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Stop Hinsdale's land grab

Monday, October 05, 2009
Chicago Tribune
by Chicago Tribune editorial staff

Cook County officials are discussing an indefensible land deal that would permit the village of Hinsdale to clear forest preserve land for its own use.

The proposed agreement would violate the law that protects preserves for future generations. If board members cut this deal with Hinsdale, expect many municipalities to attempt similar land grabs of their own.

We understand why Hinsdale -- much of which is in DuPage County -- wants a 30-year lease on a 26-acre plot of Bemis Woods known as Duncan Field. The village would build two soccer fields, bike paths and make other improvements on the land, north of Ogden Avenue and west of Interstate Highway 294. It's a parcel split from the rest of Bemis Woods in the 1950s when the new interstate bisected the preserve.

As development throughout metro Chicago has made it difficult for park districts and other governments to find vacant property, they increasingly view forest preserve districts as land banks from which they want to withdraw, or borrow, acres.

Most of these proposals are well-intended. But since its creation in 1914, Cook County's Forest Preserve District has had an intentionally narrow mission: to acquire, preserve and protect natural lands -- not to approve use of them for other worthy causes. Former county Commissioner Carl Hansen famously (in conservation circles) stated during an unrelated attempt to grab "just a little" district land in the 1990s that preservation of open lands cannot be justified on grounds of economic benefit or most-visitors-per-square-foot. If those were the criteria, Hansen said, the district would have to surrender all of its 68,000 acres.

Hinsdale's attempt also evokes a succinct observation in 2005 by Laurence Msall, president of the Civic Federation of Chicago, when a south suburban steel plant wanted to expand (and create jobs) on Forest Preserve District land: "The people who sacrificed, who fought to preserve this forest land knew there would be hundreds of good ideas for other uses," Msall said. "But when they wrote the charter, they said no."

That effort to grab forest preserve land flopped, just as this one must. The district superintendent and staff -- sharper managers than the 2002 crowd -- signaled that last February: They refused to recommend Hinsdale's proposal to the district board.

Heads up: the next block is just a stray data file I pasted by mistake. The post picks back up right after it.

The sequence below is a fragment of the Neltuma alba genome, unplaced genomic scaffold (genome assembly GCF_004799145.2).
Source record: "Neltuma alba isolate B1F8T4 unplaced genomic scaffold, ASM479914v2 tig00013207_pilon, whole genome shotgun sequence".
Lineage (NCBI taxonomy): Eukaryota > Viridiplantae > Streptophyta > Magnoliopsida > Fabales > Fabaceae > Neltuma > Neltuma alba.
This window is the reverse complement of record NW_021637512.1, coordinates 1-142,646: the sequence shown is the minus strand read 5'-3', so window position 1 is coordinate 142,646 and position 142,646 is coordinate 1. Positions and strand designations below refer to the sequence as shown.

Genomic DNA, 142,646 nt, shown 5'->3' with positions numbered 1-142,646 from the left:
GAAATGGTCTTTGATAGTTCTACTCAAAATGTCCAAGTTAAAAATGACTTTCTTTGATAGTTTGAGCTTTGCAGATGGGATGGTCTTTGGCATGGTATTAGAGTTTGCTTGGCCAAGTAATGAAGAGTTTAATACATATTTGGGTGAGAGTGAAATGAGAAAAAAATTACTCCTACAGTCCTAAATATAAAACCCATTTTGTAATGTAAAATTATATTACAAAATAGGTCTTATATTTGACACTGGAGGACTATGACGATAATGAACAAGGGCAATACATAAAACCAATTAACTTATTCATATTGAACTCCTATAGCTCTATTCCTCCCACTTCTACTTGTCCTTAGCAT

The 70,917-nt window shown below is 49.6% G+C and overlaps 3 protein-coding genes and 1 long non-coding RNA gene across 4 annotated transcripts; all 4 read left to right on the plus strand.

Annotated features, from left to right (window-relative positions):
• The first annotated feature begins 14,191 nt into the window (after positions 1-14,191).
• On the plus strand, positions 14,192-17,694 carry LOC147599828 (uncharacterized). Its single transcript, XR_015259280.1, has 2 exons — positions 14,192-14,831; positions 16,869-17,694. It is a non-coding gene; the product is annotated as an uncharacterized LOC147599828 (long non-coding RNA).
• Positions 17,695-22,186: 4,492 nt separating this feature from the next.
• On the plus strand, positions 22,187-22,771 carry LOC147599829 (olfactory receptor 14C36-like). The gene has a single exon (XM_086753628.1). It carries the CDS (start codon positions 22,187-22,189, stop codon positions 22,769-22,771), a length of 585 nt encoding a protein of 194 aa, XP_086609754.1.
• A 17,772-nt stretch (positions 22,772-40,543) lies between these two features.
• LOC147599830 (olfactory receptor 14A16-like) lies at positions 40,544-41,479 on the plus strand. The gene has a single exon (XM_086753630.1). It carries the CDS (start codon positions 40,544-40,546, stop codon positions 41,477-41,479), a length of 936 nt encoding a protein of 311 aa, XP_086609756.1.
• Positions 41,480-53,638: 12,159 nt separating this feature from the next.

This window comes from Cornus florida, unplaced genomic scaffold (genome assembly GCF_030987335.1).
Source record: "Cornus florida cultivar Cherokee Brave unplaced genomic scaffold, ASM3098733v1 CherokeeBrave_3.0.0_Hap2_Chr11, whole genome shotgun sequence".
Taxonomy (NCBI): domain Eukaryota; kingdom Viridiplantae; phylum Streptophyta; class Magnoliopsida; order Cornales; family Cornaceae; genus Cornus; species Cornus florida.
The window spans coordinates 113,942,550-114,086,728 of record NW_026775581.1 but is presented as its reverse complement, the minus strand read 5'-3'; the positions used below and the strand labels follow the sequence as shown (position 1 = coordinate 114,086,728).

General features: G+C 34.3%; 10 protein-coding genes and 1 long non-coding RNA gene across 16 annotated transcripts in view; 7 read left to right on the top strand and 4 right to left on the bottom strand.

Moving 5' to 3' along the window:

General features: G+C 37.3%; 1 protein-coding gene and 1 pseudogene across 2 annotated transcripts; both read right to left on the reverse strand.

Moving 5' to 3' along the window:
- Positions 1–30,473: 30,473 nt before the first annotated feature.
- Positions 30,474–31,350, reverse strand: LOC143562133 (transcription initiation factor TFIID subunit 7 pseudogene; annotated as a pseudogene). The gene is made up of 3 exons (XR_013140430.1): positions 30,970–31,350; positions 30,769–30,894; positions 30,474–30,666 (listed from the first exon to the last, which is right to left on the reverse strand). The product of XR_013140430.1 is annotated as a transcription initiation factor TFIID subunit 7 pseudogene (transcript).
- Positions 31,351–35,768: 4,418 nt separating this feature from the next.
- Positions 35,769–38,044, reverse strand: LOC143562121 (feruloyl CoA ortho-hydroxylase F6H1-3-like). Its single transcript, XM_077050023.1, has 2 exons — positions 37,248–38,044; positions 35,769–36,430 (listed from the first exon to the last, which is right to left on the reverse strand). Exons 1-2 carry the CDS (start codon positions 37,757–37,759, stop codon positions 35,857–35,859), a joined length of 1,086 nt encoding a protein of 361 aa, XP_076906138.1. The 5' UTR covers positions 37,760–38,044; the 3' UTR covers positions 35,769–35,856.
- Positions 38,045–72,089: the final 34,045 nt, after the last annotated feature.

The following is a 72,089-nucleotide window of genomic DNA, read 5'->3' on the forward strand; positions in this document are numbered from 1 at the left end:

The idea's reappearance now is a perfect example of why the 17 members of the Cook County Board, whose interests include improving and developing property, shouldn't also be -- as they unfortunately are -- the board of the Forest Preserve District. Board member Elizabeth Doody Gorman has been pushing for approval of Hinsdale's land grab. And though we often agree with her on policy issues, here we couldn't disagree more strenuously.

The Forest Preserve District invited Hinsdale's proposal by not sticking to consistent rules back in 1981. The village got permission to put a baseball field right in the middle of this parcel. That lease, renewed annually for 28 years, evidently gives Hinsdale officials a sense of entitlement: They already have a Hinsdale footprint hidden deep in Cook's forest. Allowing Hinsdale to alter one more square foot, let alone the 15 acres the district says would be impacted, would set a terrible precedent. Even now, other suburbs are nursing proposals for their own projects on forest preserve property. If the Cook County Board -- sorry, the Forest Preserve District Board -- says yes to Hinsdale, how will it say no to all the others?

We've celebrated before that though other metropolises have renowned architecture, diverse economies, good universities and world-class cultural institutions, none has Chicago's emerald necklace. Those fragile forests survive as testament to a century of aggressive protection. Board members should resoundingly reject Hinsdale's plan.



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